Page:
by Gwyn Headley
I’m not that old — God is old — but I clearly remember the South Sea Bubble, when credulous investors pumped hundreds of pounds into shadowy companies which made extravagant promises of riches beyond the dreams of aviaries, most notoriously one which was incorporated for “carrying on an undertaking of Great Advantage, but no one to know what it is”.
The tables have turned. Today’s must-invest-in companies make no profits and no promises at all, yet they have to fight investors off with sticks.
Snapchat is in talks for funding that values it at $3.6 billion, even though it doesn’t appear to have figured out how to monetise its service yet. When we launched fotoLibra we wrote up very detailed plans on how it was going to make money, plans that we have carried out with some small degree of success, despite the appalling financial climate and the plummeting value of images. Nevertheless investors stayed away in droves.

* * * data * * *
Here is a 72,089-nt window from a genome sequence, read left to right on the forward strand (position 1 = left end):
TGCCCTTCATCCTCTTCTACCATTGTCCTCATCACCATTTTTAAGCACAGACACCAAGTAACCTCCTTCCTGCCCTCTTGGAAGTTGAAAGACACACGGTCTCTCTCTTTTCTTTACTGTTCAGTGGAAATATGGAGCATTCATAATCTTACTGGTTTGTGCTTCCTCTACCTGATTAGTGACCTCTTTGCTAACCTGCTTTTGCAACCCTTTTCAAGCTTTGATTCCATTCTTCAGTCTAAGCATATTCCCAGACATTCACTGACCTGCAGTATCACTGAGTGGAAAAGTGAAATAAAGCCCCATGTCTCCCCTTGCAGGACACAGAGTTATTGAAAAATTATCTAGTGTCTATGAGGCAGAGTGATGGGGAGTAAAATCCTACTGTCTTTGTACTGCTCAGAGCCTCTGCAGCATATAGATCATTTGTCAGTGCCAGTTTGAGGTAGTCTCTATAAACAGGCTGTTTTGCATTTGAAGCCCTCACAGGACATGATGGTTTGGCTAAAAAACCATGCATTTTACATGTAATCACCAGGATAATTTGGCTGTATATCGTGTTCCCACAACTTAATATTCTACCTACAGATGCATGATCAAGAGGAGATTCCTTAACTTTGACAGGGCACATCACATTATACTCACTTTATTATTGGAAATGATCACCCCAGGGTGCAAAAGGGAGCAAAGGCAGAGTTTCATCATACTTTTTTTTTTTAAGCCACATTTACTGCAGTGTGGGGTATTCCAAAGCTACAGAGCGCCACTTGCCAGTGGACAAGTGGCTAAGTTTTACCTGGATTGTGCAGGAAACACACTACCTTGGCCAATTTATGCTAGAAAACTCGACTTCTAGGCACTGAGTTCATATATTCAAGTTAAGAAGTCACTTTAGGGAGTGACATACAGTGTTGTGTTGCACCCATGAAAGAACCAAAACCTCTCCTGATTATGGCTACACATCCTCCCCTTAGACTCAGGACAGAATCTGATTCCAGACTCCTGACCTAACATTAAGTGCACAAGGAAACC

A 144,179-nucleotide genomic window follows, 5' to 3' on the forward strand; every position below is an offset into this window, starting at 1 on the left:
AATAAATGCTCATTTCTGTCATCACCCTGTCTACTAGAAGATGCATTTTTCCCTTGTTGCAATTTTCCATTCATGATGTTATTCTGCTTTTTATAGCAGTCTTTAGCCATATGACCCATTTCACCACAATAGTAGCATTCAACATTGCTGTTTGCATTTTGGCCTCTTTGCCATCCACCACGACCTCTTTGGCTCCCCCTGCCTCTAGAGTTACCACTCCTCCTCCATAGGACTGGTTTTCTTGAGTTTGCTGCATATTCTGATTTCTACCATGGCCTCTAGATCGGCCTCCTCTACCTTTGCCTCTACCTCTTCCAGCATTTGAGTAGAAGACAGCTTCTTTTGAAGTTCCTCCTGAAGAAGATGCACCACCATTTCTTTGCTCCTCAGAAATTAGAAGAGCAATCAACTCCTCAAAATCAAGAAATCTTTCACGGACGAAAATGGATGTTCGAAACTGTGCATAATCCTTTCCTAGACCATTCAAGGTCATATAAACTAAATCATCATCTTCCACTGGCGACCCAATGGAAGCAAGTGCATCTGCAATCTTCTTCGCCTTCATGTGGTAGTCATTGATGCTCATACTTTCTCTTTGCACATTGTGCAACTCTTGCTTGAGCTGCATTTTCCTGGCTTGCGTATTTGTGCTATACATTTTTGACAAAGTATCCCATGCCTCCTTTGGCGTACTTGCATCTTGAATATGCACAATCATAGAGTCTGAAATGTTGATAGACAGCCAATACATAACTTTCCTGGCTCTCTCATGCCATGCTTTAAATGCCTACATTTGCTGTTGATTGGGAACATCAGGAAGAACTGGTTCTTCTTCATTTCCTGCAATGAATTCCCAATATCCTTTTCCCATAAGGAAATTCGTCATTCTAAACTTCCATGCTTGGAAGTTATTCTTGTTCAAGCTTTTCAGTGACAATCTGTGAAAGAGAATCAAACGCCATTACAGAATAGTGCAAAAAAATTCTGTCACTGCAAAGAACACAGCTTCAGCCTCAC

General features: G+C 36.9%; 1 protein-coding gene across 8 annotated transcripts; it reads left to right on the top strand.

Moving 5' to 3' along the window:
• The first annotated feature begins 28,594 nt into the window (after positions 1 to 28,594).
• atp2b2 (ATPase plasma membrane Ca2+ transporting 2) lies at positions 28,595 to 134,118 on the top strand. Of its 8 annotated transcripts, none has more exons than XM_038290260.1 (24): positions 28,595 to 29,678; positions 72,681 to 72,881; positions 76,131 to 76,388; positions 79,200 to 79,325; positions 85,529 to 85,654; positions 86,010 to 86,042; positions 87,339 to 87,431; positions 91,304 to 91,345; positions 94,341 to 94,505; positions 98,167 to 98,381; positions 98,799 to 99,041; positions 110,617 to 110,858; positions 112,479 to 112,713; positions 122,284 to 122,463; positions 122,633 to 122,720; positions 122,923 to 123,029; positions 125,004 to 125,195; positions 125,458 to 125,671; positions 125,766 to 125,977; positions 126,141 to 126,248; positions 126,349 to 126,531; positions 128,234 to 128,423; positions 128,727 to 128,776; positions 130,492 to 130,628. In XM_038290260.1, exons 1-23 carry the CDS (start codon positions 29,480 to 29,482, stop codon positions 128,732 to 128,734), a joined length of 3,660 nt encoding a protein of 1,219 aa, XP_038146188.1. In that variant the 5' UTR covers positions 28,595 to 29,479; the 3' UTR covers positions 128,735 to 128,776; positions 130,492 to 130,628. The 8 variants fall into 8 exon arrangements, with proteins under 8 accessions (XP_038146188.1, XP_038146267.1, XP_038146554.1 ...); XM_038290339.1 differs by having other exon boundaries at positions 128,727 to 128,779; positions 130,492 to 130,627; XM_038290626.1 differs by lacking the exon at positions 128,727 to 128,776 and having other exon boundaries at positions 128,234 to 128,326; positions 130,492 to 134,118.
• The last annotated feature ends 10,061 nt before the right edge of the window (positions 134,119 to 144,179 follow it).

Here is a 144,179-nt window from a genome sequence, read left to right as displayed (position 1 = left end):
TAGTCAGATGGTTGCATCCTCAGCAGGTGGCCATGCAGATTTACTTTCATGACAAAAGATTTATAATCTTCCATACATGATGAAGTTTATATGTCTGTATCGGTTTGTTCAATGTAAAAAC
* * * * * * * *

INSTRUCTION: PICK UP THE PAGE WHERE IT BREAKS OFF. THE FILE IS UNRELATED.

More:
It doesn’t seem to matter that a company has no idea how to make money. Today you make money by selling your concept to investors. Snapchat points to 9% of American youth having used its service. But 9% of American youth used to buy Eddie Fisher records. They don’t any more.
These companies are new and exciting, like hula hoops and yo-yos. I wonder how long their shelf life will be. Snapchat’s unique selling point is that it allows people to exchange photographs which then disappear. So it really is selling smoke.
When Facebook made its public offering I commented that if the Duke of Westminster decided to sell the freehold of the whole of Belgravia he’d be able to buy 18% of Facebook. I advised him not to, and I’m glad to say he appears to have heeded my advice. I believe Belgravia will be substantially more valuable in 50 years’ time than whatever the rump of Facebook will be. As for enterprises like Snapchat, Pinterest and Tumblr, I think they will be footnotes in internet bubble history.
fotoLibra, on the other hand, should be on course for world domination.